“Decline in tolerance,” “increase in racist acts,” “explosion of anti-Semitic acts,” and “persistence of xenophobic discourse” mark a stark observation from the public agency on Thursday, June 27, following the release of its annual report on combating racism, anti-Semitism, and xenophobia.

While the number of anti-Semitic acts has remained relatively high in recent years, 2023 saw a significant surge amidst an “exceptional international context” following terrorist attacks by Hamas on October 7. Within a year, anti-Semitic incidents spiked by 284%, rising from 436 to 1,676, with a notable concentration post-October 7 (almost three-quarters of the total). The report describes this increase as unprecedented since the start of the second Intifada in 2000, reflecting a concerning trend against France’s Jewish community, which numbers around 500,000 — implying that nearly 1 in 30 French Jews experienced such acts in 2023.

Additionally, the report highlights a “remarkable 4-point decline in tolerance towards the Jewish minority,” dropping from 72 to 68 on a scale of 0 to 100. Nonna Mayer, a political science researcher and emeritus director at CNRS, notes a polarized perception of Jews as “not entirely French like others.” Survey results indicate that 10.8% of respondents view Jewish French people in this light, a rise of 3.4 points from November 2022. Moreover, 42.1% agreed that “for French Jews, Israel holds more significance than France,” an increase of nearly 7 points from 2022’s 35.4%.

Despite the emergence of what is termed as “new anti-Semitism,” rooted in an anti-Zionism conflating “Jews,” “Israelis,” and “Zionists,” traditional anti-Jewish prejudices largely prevail. The report notes that negative views on Israel are more prevalent on the left and far left but remain distinct from classic anti-Semitic stereotypes, which are more pronounced among far-right supporters and those close to RN (National Rally). For instance, 34% of RN supporters believe “Jews have too much power,” while 51% attribute to them a special relationship with money, significantly higher than the general populace and supporters of other major political groups, according to researcher Nonna Mayer.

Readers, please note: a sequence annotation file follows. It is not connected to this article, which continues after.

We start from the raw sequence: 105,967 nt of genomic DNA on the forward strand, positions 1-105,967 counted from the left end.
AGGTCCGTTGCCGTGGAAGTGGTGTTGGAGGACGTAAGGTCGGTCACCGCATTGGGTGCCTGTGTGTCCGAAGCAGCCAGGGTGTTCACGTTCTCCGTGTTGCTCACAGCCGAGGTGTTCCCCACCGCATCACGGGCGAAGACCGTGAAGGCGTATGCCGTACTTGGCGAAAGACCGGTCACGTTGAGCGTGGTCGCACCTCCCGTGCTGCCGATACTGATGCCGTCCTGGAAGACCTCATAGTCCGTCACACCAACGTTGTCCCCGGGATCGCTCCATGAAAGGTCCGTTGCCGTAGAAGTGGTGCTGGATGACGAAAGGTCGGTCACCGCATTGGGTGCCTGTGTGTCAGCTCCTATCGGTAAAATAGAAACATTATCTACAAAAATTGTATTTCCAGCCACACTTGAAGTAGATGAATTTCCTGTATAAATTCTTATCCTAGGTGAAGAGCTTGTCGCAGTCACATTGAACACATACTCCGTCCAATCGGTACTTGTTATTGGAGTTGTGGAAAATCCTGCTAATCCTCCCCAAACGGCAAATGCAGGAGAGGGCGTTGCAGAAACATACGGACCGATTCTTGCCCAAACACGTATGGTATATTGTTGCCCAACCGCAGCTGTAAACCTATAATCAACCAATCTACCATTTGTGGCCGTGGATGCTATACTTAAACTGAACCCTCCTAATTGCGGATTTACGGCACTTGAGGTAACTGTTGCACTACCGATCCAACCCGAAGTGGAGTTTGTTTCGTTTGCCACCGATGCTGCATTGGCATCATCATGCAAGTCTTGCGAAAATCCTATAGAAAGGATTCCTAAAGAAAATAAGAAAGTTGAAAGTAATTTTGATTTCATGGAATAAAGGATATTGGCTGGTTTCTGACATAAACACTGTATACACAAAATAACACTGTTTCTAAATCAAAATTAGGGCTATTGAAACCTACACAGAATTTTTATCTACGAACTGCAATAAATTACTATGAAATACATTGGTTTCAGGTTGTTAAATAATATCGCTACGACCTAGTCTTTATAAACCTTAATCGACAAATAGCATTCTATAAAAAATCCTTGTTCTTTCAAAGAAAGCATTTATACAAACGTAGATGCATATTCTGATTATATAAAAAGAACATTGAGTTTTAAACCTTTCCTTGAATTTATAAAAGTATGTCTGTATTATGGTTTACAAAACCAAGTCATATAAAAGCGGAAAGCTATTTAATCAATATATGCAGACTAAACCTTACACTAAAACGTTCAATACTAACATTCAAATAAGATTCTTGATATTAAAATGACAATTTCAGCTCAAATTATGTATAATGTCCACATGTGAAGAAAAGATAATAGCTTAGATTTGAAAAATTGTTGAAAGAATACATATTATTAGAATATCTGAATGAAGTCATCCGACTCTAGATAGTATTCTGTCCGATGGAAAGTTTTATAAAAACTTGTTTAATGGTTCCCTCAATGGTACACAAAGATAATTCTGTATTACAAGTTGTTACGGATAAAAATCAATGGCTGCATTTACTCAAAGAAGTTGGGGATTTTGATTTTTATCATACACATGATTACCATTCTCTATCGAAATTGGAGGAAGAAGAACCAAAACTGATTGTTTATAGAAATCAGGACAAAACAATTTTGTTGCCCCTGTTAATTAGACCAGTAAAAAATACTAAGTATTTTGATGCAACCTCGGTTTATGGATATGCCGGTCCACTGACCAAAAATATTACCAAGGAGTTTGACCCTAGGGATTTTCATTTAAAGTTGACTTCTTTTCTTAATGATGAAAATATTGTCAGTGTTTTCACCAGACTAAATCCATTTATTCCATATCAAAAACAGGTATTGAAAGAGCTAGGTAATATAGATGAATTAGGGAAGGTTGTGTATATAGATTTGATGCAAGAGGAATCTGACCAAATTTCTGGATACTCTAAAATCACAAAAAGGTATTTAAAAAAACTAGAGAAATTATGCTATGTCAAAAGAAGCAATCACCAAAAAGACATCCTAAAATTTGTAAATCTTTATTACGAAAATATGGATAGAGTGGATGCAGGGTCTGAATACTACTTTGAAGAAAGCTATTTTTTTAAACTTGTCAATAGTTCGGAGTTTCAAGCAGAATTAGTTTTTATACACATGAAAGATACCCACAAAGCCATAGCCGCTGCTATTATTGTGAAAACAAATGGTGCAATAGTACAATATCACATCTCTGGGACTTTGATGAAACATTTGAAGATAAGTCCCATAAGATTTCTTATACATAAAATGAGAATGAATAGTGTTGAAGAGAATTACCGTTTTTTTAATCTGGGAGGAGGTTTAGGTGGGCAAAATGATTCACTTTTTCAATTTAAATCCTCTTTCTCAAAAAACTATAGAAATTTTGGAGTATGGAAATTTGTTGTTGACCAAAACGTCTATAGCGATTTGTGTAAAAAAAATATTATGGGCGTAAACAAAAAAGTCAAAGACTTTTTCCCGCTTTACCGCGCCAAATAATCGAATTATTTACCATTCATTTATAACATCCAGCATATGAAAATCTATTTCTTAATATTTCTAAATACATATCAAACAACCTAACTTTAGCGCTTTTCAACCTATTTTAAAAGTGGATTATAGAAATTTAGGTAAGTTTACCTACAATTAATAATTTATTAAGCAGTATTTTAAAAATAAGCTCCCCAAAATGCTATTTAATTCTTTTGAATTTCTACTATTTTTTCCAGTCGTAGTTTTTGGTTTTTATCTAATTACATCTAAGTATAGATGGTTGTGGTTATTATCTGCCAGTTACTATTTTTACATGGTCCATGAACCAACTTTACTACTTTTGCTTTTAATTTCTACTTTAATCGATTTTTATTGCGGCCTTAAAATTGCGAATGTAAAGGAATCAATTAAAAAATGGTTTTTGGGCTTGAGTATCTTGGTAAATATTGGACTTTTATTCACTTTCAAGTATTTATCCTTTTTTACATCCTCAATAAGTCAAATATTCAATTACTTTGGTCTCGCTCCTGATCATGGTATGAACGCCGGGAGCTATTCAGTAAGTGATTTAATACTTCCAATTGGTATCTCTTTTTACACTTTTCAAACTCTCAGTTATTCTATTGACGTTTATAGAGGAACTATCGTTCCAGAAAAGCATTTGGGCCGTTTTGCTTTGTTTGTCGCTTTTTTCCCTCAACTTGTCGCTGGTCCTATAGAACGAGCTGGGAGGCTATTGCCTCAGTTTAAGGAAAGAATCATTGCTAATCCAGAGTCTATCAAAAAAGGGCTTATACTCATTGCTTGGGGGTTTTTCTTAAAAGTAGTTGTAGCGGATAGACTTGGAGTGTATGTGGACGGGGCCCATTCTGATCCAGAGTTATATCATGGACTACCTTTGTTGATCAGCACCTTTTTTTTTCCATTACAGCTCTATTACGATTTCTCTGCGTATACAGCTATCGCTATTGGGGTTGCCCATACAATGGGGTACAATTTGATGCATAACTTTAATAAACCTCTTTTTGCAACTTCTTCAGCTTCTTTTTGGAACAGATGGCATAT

In parallel with the exponential rise in anti-Semitic acts, racist incidents also saw a worrying uptick, increasing by 32% in 2023 according to Interior Ministry figures. President of the commission, Jean-Marie Burguburu, asserts that despite these statistics, “France is not a racist country, but there are too many racist and anti-Semitic acts, and they are likely not sufficiently prosecuted.” He underscores the persistence of such intolerant discourses in public spaces and anonymously on social networks, reflected in a 20% rise in racist incidents reported on the PHAROS platform, which monitors illicit online behavior.

However, the CNCDH suggests that the actual number of racist acts is significantly higher than official records, pointing to underreporting driven by victims’ fear of disbelief, the repetitive nature of these incidents, or shame. Jean-Marie Burguburu notes that only 4% of victims file complaints, and even when complaints are filed, they often do not result in prosecution or conviction. This underlines a broader issue where a large number of racist, anti-Semitic, or xenophobic incidents go unreported or unaddressed by the judicial system.

Despite efforts like the 2023-2026 national plan against racism, anti-Semitism, and xenophobia, which includes 80 measures aimed at awareness, education, sanctions, and victim support, the CNCDH finds progress inadequate. It criticizes political leaders for employing rhetoric reminiscent of the far right, contributing to a polarized public discourse that exacerbates societal divisions. The report concludes on a sobering note, highlighting enduring prejudices and calling for a concerted effort to combat all forms of racism, which remain criminal offenses and not mere opinions under French law.